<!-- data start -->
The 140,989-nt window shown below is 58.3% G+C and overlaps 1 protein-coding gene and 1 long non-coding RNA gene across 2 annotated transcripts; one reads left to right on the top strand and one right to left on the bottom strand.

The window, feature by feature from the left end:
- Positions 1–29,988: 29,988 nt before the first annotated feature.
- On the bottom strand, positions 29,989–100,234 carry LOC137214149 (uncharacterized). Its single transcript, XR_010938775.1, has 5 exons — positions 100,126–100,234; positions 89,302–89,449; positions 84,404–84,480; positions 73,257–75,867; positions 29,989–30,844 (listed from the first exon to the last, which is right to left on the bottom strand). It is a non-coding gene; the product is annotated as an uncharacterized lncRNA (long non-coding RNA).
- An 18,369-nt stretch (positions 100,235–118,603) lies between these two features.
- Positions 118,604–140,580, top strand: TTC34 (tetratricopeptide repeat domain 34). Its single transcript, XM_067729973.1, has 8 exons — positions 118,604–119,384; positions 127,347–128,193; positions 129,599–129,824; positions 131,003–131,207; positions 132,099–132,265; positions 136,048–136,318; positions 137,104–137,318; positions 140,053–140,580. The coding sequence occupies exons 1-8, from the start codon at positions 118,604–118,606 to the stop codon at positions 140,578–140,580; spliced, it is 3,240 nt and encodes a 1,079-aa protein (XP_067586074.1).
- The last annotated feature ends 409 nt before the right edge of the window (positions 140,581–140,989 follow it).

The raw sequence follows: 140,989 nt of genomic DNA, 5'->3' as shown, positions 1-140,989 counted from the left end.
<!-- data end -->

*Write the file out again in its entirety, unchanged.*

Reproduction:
The 140,989-nt window shown below is 58.3% G+C and overlaps 1 protein-coding gene and 1 long non-coding RNA gene across 2 annotated transcripts; one reads left to right on the top strand and one right to left on the bottom strand.

The window, feature by feature from the left end:
- Positions 1–29,988: 29,988 nt before the first annotated feature.
- On the bottom strand, positions 29,989–100,234 carry LOC137214149 (uncharacterized). Its single transcript, XR_010938775.1, has 5 exons — positions 100,126–100,234; positions 89,302–89,449; positions 84,404–84,480; positions 73,257–75,867; positions 29,989–30,844 (listed from the first exon to the last, which is right to left on the bottom strand). It is a non-coding gene; the product is annotated as an uncharacterized lncRNA (long non-coding RNA).
- An 18,369-nt stretch (positions 100,235–118,603) lies between these two features.
- Positions 118,604–140,580, top strand: TTC34 (tetratricopeptide repeat domain 34). Its single transcript, XM_067729973.1, has 8 exons — positions 118,604–119,384; positions 127,347–128,193; positions 129,599–129,824; positions 131,003–131,207; positions 132,099–132,265; positions 136,048–136,318; positions 137,104–137,318; positions 140,053–140,580. The coding sequence occupies exons 1-8, from the start codon at positions 118,604–118,606 to the stop codon at positions 140,578–140,580; spliced, it is 3,240 nt and encodes a 1,079-aa protein (XP_067586074.1).
- The last annotated feature ends 409 nt before the right edge of the window (positions 140,581–140,989 follow it).

The raw sequence follows: 140,989 nt of genomic DNA, 5'->3' as shown, positions 1-140,989 counted from the left end.